You could also argue that my numbers are good because, my body’s groaning and creaking about the stresses I put on it notwithstanding, I’m still fairly young (and stupid). Again, not the whole story. My sister is quite a bit younger than me. She has had health problems related to her weight all of her life. She is significantly shorter than me and weighs more than I do- and I stand a fairly robust 177cm with a mass of roughly 83Kg.
Out of my entire family, both close and extended, I’m the only one of the bunch that has gone off “conventional” eating. I’m one of just a few who didn’t try some newfangled HerbaLife soy-based diet. And I’m the only one, out of something like twelve or thirteen of us, who is fitter, leaner, stronger, and healthier today than he or she was ten years ago.
And this is despite the fact that, when it comes to eating Paleo or anything like it, I’m not terribly strict about it.
I have a very high tolerance for dairy products, and consume them daily. I drink at least one glass of wine with dinner every night- and I’m quite partial to fine single-malt Scotch (and more than a few very good double-malts, too), brandy, and gin, all of which I consume weekly. I’ll drink a Coke Zero or Diet Root Beer maybe once a week- even though I find the taste as queer as a three-dollar bill. I’m highly partial to very dark chocolate- 85% or higher in cacao.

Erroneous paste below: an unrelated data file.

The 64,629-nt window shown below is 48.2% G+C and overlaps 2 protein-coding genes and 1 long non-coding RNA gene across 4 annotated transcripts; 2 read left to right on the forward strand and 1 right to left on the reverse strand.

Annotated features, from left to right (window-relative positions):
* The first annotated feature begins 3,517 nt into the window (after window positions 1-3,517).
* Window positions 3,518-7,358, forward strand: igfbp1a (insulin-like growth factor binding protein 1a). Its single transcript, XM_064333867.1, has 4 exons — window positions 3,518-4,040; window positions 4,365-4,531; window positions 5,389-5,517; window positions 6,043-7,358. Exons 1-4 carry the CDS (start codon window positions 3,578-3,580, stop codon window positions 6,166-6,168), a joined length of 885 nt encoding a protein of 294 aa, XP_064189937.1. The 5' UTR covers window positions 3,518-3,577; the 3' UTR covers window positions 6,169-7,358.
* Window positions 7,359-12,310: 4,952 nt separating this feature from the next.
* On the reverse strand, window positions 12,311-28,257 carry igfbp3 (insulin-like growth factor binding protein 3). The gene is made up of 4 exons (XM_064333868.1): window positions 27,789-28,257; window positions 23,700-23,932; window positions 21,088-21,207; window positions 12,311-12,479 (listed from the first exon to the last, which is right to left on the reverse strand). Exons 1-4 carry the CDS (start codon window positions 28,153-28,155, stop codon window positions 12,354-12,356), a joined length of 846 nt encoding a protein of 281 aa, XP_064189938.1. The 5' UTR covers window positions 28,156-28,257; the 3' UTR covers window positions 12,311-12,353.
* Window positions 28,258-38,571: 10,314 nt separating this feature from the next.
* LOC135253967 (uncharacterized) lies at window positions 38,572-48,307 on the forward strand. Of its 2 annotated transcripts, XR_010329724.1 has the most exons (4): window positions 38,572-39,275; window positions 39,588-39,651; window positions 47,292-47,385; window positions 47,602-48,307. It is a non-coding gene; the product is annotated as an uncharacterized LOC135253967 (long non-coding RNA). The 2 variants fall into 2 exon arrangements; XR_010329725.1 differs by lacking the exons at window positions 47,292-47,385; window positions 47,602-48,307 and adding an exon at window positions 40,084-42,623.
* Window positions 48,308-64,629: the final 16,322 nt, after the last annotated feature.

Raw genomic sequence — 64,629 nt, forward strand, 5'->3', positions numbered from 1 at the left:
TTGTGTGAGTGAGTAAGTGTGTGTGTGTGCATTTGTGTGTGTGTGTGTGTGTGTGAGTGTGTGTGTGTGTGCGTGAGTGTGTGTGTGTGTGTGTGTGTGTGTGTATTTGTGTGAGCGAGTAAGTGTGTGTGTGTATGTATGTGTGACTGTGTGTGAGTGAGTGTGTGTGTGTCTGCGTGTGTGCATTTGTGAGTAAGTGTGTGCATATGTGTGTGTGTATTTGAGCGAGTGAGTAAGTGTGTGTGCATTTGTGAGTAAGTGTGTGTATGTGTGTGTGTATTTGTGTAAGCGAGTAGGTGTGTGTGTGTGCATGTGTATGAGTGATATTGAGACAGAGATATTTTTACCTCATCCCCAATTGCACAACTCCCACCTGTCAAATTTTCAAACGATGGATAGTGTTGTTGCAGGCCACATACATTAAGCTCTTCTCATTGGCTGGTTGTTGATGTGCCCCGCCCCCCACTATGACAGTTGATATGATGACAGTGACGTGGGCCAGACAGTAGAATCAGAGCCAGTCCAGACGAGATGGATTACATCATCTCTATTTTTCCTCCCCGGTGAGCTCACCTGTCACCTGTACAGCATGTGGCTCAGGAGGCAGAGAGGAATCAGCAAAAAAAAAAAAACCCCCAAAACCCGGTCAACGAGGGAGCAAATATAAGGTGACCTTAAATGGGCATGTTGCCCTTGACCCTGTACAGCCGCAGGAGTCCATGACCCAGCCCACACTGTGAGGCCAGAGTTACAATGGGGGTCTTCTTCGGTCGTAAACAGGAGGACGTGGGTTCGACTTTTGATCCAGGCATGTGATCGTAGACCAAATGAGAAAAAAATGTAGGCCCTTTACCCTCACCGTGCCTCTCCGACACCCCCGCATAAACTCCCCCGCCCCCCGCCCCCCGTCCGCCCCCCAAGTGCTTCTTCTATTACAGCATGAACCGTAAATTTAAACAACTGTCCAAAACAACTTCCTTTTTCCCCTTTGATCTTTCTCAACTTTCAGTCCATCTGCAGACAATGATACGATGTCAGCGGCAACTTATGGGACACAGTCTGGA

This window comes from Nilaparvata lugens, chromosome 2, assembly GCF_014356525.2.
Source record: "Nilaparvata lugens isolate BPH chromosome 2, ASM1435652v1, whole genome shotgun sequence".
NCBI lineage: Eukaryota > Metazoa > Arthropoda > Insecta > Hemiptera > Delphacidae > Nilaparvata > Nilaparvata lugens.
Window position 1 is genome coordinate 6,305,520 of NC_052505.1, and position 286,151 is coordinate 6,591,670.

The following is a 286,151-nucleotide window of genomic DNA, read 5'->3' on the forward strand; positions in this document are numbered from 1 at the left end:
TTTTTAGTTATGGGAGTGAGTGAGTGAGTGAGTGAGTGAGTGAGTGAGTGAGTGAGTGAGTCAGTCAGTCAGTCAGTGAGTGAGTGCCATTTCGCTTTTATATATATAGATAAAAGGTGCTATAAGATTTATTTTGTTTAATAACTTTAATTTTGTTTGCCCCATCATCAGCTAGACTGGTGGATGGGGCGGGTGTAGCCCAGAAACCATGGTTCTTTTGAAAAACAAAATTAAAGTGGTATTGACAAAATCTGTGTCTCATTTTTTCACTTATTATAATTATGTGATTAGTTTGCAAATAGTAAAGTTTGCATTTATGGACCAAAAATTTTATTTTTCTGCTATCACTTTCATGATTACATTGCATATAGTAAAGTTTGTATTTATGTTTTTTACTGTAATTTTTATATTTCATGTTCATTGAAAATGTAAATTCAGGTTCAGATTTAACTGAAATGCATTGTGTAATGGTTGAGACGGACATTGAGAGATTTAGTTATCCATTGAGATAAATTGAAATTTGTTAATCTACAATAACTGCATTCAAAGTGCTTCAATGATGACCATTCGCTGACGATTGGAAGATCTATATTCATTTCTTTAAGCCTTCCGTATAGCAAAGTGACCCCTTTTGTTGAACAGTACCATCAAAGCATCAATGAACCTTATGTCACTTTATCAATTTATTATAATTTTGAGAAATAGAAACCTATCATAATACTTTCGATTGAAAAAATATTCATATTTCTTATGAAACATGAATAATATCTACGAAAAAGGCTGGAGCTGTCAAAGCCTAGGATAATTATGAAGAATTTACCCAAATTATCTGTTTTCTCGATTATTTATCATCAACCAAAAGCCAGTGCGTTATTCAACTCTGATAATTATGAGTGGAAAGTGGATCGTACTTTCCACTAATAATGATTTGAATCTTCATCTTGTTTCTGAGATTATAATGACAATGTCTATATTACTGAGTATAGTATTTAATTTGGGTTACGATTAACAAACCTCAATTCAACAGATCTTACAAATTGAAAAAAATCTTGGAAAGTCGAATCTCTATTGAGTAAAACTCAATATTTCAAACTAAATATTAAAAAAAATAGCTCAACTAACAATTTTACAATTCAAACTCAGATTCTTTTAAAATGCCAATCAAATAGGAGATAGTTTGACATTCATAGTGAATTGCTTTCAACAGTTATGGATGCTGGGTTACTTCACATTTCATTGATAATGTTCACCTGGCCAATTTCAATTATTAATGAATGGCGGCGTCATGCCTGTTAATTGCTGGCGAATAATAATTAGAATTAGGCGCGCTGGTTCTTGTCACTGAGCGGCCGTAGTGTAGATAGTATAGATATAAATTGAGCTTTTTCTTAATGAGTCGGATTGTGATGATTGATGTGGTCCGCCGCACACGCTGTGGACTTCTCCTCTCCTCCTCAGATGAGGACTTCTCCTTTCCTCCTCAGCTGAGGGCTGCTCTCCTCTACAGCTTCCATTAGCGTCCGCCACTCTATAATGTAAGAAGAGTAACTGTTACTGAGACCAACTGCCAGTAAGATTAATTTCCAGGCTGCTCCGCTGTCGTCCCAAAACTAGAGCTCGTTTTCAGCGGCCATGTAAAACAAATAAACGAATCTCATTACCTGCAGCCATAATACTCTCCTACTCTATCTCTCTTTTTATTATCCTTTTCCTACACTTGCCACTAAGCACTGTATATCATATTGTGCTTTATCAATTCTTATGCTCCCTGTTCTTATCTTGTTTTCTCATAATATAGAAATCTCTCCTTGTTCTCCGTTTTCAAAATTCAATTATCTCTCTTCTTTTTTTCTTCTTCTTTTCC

I’m really not fanatical about the way I eat- at least, by the standards of the Paleo Diet; compared to the rest of my family, I’m very fussy about what I eat. But I do stick to the basic principles quite closely- very little or no starch, lots of meat, plenty of crunchy greens, plenty of coconut oil and butter and bacon fat, and a good heaping helping of fruit for taste. And I keep my Omega balances in line using lots of high-quality fish oil.
Exactly none of this is what they teach you in school about what constitutes good eating. Yet this is the way that humans ate for tens of thousands of years. It worked well to keep us strong, healthy, and fit. And since we’ve abandoned those eating patterns, we have gotten smaller, weaker, and sicker as a species.
|Er… well… maybe not necessarily smaller|
The food pyramid is, quite simply, a lie. I’m living proof of that. There is little point in wasting your time, money, and future on a set of “guidelines” apparently designed specifically to make you fat, weak, and sick.